The town of Penticton is nicely situated between two lakes in the Okanagan Valley and is a popular summer destination for boaters and travelers who love water sports. Another great reason to visit Penticton is that it’s in the heart of the region’s wine country. Visit some local vineyards to get a taste of how amazing homegrown British Columbia wine really is.
Nelson is often referred to as the Queen City and it’s located in a beautiful area near Kootenay Lake and the Selkirk Mountains. The town was once known for its mining industry but is now a haven for young artists. Make sure to visit Kokanee Glacier Provincial Park near Nelson, including the towering Kokanee Peak. There’s also a provincial park nearby with beaches and campgrounds if you’re looking for a more relaxing time in the Nelson area.
The Okanagan Valley is full of beaches, lakes, mountains, and orchards, and the town here to visit is Kelowna. It’s located on the eastern shore of the lake and a popular retirement destination because of its mild winters and dry summers. It’s also a summertime retreat destination for people all across British Columbia and Alberta, especially among those who enjoy spending time at the beach, golfing, and relaxing on houseboats. There are quite a few great wineries in the Okanagan Valley that have won national and international awards, and many of them offer lake-view dining with beautiful views of the surrounding countryside. Other sites worth checking out in the valley are the Mission Hill Family Estate and the O’Keefe Ranch.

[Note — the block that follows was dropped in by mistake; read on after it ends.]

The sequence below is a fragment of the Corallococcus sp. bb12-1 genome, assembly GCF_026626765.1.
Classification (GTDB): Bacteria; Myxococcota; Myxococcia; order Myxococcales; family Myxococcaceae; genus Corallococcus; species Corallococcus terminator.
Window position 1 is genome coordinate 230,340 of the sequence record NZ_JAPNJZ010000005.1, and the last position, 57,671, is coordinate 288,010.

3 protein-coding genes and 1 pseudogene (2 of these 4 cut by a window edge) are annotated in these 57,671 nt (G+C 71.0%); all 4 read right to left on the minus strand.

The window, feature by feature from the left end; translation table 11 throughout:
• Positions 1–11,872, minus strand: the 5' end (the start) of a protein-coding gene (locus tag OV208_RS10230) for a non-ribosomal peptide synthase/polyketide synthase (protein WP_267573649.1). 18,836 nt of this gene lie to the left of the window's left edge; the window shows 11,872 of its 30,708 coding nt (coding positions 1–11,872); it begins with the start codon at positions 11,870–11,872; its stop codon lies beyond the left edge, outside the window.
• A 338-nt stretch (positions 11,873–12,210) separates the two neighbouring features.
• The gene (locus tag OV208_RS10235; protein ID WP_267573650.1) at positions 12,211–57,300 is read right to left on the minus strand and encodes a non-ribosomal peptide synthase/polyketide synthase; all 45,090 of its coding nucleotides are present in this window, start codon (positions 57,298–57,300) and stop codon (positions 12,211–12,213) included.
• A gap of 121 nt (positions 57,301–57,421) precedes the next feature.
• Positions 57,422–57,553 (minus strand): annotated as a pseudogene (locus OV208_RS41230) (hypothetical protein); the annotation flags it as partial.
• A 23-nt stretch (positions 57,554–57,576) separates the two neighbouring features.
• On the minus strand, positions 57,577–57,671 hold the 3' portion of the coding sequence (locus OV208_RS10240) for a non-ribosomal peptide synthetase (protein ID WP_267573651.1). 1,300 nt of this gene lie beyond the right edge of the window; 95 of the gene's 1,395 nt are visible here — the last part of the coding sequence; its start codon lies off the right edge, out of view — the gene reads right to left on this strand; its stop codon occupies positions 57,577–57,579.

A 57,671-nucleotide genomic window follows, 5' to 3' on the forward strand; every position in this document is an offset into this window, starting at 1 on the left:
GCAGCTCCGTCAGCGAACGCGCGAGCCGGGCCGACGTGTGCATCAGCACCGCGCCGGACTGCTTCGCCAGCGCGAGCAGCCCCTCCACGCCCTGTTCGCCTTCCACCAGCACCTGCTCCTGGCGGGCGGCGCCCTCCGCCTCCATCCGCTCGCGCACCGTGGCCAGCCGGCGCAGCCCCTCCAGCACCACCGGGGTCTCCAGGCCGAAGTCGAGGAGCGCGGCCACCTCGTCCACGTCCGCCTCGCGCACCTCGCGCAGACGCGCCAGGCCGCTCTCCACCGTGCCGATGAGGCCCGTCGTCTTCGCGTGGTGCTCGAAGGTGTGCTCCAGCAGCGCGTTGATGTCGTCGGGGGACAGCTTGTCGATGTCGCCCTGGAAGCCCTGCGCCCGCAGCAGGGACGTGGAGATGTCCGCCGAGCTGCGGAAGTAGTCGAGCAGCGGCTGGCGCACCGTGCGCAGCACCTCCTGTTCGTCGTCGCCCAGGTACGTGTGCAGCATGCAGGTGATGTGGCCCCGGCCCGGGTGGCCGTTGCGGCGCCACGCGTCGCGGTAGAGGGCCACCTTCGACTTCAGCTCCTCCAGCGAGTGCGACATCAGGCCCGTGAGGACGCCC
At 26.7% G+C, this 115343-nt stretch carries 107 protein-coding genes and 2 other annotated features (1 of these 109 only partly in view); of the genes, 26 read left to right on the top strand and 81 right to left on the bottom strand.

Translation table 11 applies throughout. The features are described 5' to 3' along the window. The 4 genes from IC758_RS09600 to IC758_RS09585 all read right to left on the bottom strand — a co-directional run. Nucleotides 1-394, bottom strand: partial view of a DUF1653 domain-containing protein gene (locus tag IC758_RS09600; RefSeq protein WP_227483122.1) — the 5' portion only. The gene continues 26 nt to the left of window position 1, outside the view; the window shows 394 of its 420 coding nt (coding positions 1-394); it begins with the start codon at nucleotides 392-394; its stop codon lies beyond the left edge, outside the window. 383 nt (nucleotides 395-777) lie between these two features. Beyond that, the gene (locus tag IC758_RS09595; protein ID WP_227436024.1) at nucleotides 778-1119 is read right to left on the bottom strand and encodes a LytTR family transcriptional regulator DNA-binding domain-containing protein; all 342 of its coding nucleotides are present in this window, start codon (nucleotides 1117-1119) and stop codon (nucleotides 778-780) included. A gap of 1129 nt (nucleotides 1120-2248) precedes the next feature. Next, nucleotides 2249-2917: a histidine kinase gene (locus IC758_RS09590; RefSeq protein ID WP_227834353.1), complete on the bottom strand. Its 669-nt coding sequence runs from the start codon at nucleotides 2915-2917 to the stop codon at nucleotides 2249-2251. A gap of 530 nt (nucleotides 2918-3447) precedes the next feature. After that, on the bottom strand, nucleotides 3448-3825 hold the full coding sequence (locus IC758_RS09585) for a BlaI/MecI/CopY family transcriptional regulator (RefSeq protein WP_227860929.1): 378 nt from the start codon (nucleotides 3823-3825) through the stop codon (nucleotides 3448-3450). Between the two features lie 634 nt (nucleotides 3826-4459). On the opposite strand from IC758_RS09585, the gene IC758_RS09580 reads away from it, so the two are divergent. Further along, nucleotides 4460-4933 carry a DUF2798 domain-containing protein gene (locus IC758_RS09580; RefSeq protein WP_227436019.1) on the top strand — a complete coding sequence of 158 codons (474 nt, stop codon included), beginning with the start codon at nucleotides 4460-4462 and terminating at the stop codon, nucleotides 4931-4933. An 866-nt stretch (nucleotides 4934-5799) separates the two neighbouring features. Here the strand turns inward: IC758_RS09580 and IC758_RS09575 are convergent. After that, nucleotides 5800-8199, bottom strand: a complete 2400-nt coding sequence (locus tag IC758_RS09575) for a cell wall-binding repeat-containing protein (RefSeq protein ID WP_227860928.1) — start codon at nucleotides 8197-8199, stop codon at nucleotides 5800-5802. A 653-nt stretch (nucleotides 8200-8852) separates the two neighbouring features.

If crowds and touristy spots aren’t your thing, plan to check out the Queen Charlotte Islands, which are remote islands of British Columbia that often get passed over by tourists. They are also called the Haida Gwaii and are comprised of over 150 islands, the most popular being Moresby and Graham. Here you can learn about the native Haida Indians who called these islands home for thousands of years. These islands have a mystical and magical vibe that’s perfectly suited for their rugged landscape and fascinating history. Highlights of a trip to these islands include the UNESCO World Heritage Site of SGang Gwaay, kayaking through Burnaby Narrows, and walking along the Naikoon Provincial Park beaches.